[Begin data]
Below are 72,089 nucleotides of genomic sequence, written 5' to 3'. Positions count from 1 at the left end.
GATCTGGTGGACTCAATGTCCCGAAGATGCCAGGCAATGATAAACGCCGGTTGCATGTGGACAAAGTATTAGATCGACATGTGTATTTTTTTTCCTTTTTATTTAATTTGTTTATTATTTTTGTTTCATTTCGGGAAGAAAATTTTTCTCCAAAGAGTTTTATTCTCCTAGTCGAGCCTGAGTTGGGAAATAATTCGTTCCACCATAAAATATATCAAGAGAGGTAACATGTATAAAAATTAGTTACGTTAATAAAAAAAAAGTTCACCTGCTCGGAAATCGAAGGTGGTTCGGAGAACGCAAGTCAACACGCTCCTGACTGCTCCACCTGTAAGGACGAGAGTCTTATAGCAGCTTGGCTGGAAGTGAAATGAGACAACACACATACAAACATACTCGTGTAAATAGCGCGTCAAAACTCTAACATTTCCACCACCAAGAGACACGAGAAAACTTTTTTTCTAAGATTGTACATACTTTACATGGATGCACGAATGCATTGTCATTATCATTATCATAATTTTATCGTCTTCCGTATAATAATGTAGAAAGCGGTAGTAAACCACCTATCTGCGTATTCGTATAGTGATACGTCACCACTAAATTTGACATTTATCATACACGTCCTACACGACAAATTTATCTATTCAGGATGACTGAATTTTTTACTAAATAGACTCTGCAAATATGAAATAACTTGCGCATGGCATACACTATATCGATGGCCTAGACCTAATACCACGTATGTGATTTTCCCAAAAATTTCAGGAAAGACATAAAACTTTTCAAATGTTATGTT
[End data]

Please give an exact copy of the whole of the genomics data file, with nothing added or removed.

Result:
Below are 72,089 nucleotides of genomic sequence, written 5' to 3'. Positions count from 1 at the left end.
GATCTGGTGGACTCAATGTCCCGAAGATGCCAGGCAATGATAAACGCCGGTTGCATGTGGACAAAGTATTAGATCGACATGTGTATTTTTTTTCCTTTTTATTTAATTTGTTTATTATTTTTGTTTCATTTCGGGAAGAAAATTTTTCTCCAAAGAGTTTTATTCTCCTAGTCGAGCCTGAGTTGGGAAATAATTCGTTCCACCATAAAATATATCAAGAGAGGTAACATGTATAAAAATTAGTTACGTTAATAAAAAAAAAGTTCACCTGCTCGGAAATCGAAGGTGGTTCGGAGAACGCAAGTCAACACGCTCCTGACTGCTCCACCTGTAAGGACGAGAGTCTTATAGCAGCTTGGCTGGAAGTGAAATGAGACAACACACATACAAACATACTCGTGTAAATAGCGCGTCAAAACTCTAACATTTCCACCACCAAGAGACACGAGAAAACTTTTTTTCTAAGATTGTACATACTTTACATGGATGCACGAATGCATTGTCATTATCATTATCATAATTTTATCGTCTTCCGTATAATAATGTAGAAAGCGGTAGTAAACCACCTATCTGCGTATTCGTATAGTGATACGTCACCACTAAATTTGACATTTATCATACACGTCCTACACGACAAATTTATCTATTCAGGATGACTGAATTTTTTACTAAATAGACTCTGCAAATATGAAATAACTTGCGCATGGCATACACTATATCGATGGCCTAGACCTAATACCACGTATGTGATTTTCCCAAAAATTTCAGGAAAGACATAAAACTTTTCAAATGTTATGTT